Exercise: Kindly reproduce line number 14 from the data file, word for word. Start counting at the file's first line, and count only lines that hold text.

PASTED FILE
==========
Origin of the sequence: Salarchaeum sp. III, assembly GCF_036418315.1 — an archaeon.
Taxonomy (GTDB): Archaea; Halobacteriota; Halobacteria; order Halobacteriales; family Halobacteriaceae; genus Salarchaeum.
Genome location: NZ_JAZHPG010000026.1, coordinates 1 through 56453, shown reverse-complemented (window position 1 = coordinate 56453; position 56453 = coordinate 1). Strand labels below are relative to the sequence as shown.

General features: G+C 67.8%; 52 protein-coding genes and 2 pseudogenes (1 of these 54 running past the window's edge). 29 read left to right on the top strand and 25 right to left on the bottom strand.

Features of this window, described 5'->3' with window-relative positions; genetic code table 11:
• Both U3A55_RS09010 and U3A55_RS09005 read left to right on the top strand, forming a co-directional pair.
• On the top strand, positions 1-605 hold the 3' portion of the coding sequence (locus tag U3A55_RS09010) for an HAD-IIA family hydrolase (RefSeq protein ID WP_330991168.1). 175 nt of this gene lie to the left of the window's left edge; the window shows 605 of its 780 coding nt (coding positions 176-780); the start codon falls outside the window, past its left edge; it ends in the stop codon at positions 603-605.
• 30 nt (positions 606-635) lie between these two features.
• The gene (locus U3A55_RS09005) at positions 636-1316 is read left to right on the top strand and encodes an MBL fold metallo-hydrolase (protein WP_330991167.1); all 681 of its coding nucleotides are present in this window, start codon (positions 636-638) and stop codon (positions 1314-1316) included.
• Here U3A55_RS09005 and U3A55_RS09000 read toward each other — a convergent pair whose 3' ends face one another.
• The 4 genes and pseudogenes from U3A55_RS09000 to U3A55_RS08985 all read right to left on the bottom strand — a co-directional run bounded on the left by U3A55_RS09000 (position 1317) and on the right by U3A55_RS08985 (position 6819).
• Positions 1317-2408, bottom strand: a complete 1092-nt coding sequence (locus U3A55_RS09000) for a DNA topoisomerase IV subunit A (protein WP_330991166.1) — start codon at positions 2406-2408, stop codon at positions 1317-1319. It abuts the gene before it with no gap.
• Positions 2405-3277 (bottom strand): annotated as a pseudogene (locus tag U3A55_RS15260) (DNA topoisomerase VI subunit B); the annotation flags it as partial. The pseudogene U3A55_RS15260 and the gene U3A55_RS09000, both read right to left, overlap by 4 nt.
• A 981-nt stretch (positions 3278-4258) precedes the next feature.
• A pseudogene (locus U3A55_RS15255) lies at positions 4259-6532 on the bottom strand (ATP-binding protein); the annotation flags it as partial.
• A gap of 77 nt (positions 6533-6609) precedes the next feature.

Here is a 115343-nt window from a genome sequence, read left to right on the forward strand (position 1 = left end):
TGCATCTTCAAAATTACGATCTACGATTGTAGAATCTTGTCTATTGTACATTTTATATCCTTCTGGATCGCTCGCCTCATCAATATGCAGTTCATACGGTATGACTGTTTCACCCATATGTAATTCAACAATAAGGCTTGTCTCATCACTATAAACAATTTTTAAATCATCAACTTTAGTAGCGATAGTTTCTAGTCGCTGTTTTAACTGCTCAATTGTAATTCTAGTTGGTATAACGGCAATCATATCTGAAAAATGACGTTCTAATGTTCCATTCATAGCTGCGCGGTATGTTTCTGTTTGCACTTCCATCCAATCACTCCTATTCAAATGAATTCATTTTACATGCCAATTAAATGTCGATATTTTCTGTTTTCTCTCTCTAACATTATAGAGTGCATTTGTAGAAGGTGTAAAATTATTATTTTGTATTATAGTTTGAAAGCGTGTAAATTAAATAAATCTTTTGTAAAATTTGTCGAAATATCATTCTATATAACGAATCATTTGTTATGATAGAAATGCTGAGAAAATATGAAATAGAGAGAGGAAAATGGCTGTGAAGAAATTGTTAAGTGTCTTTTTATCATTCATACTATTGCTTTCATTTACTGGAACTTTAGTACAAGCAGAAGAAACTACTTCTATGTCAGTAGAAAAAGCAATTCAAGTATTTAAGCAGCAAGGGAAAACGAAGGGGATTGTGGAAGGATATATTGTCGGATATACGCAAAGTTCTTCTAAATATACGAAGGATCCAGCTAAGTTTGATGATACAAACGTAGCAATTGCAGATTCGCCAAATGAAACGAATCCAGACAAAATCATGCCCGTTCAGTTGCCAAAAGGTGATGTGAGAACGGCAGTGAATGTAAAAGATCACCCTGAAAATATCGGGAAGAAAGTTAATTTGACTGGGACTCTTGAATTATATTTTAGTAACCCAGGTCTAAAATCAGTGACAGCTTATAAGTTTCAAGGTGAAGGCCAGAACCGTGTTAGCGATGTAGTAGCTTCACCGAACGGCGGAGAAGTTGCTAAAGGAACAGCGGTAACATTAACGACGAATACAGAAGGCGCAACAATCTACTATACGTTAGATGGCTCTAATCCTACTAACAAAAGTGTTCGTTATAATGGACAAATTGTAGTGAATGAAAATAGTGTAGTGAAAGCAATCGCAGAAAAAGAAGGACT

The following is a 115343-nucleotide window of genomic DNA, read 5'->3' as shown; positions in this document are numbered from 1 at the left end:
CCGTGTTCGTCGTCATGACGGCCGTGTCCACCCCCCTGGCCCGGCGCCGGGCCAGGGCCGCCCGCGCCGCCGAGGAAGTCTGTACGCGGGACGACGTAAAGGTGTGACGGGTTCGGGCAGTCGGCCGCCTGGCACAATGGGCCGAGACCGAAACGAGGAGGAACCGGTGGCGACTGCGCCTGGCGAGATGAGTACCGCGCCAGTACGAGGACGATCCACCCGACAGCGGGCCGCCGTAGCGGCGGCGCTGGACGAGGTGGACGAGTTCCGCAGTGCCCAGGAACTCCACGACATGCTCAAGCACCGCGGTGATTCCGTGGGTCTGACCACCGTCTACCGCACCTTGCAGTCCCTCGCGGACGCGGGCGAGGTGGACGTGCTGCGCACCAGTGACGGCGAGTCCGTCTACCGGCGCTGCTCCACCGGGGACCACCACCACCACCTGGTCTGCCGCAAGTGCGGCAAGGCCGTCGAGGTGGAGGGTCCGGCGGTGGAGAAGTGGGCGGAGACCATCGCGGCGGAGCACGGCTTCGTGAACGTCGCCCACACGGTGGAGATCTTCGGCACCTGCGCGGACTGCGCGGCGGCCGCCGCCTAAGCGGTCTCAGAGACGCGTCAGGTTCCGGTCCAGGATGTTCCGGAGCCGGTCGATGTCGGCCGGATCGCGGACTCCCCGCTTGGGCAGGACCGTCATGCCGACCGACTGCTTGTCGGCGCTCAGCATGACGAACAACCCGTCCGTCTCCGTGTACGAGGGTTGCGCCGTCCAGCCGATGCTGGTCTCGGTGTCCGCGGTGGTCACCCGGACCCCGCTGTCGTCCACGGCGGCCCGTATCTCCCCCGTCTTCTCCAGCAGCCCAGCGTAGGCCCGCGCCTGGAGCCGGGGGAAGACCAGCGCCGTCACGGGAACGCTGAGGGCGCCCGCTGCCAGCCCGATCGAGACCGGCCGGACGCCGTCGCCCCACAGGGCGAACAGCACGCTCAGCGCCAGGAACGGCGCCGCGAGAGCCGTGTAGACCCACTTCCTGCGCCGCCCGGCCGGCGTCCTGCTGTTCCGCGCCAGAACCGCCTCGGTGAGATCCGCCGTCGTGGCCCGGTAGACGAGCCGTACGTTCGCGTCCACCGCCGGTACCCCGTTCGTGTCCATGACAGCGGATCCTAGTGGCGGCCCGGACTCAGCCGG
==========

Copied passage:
• A 981-nt stretch (positions 3278-4258) precedes the next feature.